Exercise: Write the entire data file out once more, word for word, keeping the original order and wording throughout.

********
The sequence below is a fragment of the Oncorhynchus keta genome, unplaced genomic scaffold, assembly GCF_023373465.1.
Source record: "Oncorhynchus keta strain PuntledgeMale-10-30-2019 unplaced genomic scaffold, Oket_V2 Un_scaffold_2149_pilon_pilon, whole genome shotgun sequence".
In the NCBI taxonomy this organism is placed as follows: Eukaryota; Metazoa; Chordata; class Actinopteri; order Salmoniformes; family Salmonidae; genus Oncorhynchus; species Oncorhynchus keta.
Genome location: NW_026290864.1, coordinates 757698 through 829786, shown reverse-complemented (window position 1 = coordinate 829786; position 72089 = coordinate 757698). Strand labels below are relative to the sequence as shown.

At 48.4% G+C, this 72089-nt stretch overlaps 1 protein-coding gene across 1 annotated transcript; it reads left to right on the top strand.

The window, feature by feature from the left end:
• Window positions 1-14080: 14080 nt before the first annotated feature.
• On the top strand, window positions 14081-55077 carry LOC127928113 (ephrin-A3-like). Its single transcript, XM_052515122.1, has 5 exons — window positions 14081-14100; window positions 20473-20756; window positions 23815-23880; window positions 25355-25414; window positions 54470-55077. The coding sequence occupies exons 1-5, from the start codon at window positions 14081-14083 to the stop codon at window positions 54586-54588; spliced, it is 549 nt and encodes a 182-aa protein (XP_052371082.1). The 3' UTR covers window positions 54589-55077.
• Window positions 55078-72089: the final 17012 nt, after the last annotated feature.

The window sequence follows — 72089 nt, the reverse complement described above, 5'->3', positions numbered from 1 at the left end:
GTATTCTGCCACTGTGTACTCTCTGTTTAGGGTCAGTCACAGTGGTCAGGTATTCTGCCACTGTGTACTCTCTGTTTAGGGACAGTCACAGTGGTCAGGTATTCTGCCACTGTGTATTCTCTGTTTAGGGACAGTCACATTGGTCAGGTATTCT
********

The sequence below is a fragment of the Oncorhynchus keta genome, unplaced genomic scaffold, assembly GCF_023373465.1.
Source record: "Oncorhynchus keta strain PuntledgeMale-10-30-2019 unplaced genomic scaffold, Oket_V2 Un_scaffold_2149_pilon_pilon, whole genome shotgun sequence".
In the NCBI taxonomy this organism is placed as follows: Eukaryota; Metazoa; Chordata; class Actinopteri; order Salmoniformes; family Salmonidae; genus Oncorhynchus; species Oncorhynchus keta.
Genome location: NW_026290864.1, coordinates 757698 through 829786, shown reverse-complemented (window position 1 = coordinate 829786; position 72089 = coordinate 757698). Strand labels below are relative to the sequence as shown.

At 48.4% G+C, this 72089-nt stretch overlaps 1 protein-coding gene across 1 annotated transcript; it reads left to right on the top strand.

The window, feature by feature from the left end:
• Window positions 1-14080: 14080 nt before the first annotated feature.
• On the top strand, window positions 14081-55077 carry LOC127928113 (ephrin-A3-like). Its single transcript, XM_052515122.1, has 5 exons — window positions 14081-14100; window positions 20473-20756; window positions 23815-23880; window positions 25355-25414; window positions 54470-55077. The coding sequence occupies exons 1-5, from the start codon at window positions 14081-14083 to the stop codon at window positions 54586-54588; spliced, it is 549 nt and encodes a 182-aa protein (XP_052371082.1). The 3' UTR covers window positions 54589-55077.
• Window positions 55078-72089: the final 17012 nt, after the last annotated feature.

The window sequence follows — 72089 nt, the reverse complement described above, 5'->3', positions numbered from 1 at the left end:
GTATTCTGCCACTGTGTACTCTCTGTTTAGGGTCAGTCACAGTGGTCAGGTATTCTGCCACTGTGTACTCTCTGTTTAGGGACAGTCACAGTGGTCAGGTATTCTGCCACTGTGTATTCTCTGTTTAGGGACAGTCACATTGGTCAGGTATTCT